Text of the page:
CogniFit's Science blog: Responsibility And Punishment Through Neuroscience

Responsibility And Punishment Through Neuroscience

With continuous research on the brain day in and day out, researchers are now making new findings about responsibility and punishment through neuroscience. It is teaching scientists about the neural substrates of human characteristics based around anger, impulse control and conscience. The hope is that it will shed new light on personal responsibilities.

There has been an ongoing understanding that the brain is the control center for all actions and decisions humans make. This has long challenged the concept of free will being the basis for personal responsibility. What this has done is create an array of questions that have gone one unanswered for years and years.

“If the brain is the source of all action, do we hold the person less responsible for his actions when the brain is damaged? Does antisocial behavior itself provide evidence of a maladapted or miswired brain, or do we need physical evidence of trauma or disease?”

Neuroscience goes far beyond the spectrum of criminal behavior as it is looking how more normal members of society create and enforce the laws that criminals violate. Some weighing in on the issue believe increasing neuroscience knowledge could challenge fundamental tenets of criminal law while others feel small changes will lead to accurate, fair judgments.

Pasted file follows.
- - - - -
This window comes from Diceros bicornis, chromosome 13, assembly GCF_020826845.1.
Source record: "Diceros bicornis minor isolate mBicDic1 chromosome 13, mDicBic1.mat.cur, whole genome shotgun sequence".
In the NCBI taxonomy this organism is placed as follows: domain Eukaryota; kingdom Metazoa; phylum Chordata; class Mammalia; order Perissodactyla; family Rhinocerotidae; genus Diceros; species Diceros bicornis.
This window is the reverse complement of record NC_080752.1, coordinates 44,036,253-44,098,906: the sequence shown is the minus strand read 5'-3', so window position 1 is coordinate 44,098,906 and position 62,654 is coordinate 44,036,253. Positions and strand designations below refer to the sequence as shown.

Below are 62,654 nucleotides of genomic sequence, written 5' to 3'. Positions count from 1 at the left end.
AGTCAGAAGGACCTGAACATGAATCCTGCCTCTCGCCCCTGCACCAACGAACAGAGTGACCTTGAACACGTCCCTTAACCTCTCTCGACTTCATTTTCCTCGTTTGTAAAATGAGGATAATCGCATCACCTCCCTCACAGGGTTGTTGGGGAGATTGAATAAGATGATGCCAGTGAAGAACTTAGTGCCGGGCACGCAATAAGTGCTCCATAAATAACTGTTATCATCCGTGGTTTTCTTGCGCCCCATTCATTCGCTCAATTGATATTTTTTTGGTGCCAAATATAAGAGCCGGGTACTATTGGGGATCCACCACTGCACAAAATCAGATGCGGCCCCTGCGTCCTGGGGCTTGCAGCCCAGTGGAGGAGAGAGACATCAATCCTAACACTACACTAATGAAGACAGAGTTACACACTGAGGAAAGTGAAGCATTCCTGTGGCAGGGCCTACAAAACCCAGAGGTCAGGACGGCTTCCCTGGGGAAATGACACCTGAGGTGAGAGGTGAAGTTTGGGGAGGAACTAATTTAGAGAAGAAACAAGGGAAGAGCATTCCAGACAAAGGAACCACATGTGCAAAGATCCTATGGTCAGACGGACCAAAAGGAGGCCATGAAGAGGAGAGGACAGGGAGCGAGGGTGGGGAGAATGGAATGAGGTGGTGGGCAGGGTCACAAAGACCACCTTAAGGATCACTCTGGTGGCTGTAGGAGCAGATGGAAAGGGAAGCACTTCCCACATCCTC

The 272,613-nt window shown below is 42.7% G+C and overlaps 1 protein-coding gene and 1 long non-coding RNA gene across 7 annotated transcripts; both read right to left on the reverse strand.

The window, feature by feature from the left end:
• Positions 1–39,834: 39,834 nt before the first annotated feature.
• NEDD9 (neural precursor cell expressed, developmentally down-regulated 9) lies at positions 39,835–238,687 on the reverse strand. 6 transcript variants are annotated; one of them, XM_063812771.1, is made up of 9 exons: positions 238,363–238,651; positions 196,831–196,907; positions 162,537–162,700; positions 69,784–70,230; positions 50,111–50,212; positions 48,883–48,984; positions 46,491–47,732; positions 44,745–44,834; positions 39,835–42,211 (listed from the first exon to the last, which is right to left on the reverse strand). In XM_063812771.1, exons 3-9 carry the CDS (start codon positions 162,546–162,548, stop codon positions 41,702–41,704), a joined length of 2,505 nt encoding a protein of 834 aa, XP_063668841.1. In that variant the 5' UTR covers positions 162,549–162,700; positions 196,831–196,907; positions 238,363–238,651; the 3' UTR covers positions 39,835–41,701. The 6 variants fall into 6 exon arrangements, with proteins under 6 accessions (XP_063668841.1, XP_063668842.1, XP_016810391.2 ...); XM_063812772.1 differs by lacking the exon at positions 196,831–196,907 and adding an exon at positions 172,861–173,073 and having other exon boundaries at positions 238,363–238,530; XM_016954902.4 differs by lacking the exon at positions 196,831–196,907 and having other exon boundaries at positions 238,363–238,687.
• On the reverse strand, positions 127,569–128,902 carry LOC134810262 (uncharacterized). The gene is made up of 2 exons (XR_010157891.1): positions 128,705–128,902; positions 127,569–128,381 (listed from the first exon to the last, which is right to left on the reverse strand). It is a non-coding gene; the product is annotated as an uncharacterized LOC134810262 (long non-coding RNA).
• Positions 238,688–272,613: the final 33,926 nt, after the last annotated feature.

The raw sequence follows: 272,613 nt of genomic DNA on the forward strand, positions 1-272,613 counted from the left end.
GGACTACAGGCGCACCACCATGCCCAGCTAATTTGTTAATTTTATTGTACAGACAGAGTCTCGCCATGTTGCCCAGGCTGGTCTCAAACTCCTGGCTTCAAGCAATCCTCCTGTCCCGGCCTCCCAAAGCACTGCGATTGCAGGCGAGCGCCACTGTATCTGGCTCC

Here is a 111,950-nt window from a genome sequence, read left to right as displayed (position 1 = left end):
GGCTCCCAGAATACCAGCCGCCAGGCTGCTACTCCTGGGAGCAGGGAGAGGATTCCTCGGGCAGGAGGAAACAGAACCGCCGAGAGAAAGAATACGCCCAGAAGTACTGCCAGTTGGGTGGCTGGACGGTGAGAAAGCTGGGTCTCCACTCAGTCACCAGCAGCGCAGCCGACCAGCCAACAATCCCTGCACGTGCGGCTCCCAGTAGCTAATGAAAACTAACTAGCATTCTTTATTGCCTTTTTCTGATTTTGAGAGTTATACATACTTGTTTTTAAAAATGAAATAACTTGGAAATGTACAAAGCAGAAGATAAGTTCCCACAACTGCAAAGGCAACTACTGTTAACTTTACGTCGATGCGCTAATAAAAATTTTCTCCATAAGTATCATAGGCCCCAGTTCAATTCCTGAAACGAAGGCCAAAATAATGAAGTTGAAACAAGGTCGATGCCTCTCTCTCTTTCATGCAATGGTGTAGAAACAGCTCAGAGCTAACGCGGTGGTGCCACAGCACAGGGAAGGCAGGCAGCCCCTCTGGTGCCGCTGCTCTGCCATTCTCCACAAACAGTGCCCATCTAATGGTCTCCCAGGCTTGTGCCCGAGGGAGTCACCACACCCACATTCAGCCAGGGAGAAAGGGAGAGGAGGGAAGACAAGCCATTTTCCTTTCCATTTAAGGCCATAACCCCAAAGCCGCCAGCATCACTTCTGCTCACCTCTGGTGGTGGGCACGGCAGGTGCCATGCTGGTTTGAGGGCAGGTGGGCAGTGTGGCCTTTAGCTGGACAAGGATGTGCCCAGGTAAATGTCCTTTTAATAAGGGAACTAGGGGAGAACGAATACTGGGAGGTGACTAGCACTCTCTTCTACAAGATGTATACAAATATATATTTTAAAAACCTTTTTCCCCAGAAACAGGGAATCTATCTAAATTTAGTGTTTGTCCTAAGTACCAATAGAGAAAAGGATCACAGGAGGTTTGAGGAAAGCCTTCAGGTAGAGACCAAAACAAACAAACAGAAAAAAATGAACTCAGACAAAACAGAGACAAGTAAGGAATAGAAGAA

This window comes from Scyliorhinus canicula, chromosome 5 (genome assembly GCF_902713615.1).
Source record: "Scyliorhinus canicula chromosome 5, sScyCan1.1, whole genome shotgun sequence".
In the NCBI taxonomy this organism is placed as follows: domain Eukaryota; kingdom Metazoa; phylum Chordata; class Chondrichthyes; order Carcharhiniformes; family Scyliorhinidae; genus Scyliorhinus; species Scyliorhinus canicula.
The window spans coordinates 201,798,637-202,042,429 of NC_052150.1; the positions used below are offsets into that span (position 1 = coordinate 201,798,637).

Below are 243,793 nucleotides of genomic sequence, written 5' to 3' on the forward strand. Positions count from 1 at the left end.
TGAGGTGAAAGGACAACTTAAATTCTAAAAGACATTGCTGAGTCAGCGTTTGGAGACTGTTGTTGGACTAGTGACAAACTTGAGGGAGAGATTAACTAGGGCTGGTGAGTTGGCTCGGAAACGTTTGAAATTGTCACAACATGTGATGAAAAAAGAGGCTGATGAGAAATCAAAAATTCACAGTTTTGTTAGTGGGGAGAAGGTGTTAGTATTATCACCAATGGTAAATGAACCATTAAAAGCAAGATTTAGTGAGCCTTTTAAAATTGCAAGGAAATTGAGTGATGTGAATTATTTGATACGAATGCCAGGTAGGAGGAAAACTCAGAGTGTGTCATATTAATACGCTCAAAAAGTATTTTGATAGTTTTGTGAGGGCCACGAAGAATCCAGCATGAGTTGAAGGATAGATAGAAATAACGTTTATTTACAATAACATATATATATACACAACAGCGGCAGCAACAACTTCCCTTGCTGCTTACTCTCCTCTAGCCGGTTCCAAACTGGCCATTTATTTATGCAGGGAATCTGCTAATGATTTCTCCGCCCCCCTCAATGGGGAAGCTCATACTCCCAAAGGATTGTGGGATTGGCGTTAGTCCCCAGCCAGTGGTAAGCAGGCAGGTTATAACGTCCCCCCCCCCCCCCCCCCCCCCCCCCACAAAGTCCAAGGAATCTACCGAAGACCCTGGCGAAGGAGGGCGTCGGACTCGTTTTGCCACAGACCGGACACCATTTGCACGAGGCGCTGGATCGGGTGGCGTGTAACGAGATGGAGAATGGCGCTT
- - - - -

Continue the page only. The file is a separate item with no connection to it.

In an effort to better predict behavior, neuroimaging and genetic screening has been used to do just that while also predicting personality and disease. Thus far, it has been done with terrific accuracy. Neuroimaging has also been used for lie detection for consumer targets like national security, employment screening, the legal system and even with personal relationships.

Neuroscience technologies are constantly advancing creating a far better assessment of behavior. However, this does bring out the concern of privacy and fairness that some believe goes far beyond ethics. How far can you really go with this research before it becomes offensive?

Can you begin to measure intelligence with imaging? Should we look at the risk for violence and the amount of empathy people have? If someone has never committed a crime but shows inappropriate brain-based reactions, do they deserve to be locked away or have further monitoring?

Neuroscience and neuroimaging can detect lying to a great degree and can have a major impact on society. The tricky part of the equation is not stepping on too many people’s toes and making sure there are careful controls and years of further research before any validity can be established.

Virtually everyone has lied at some point in their life; everyone has a difference reason under different circumstances to do so. Not everyone lies to cause harm, but there is a fine line between. Neuroscience and the prediction of individual’s behavior to determine truthfulness will undoubtedly be major areas of research in the coming years.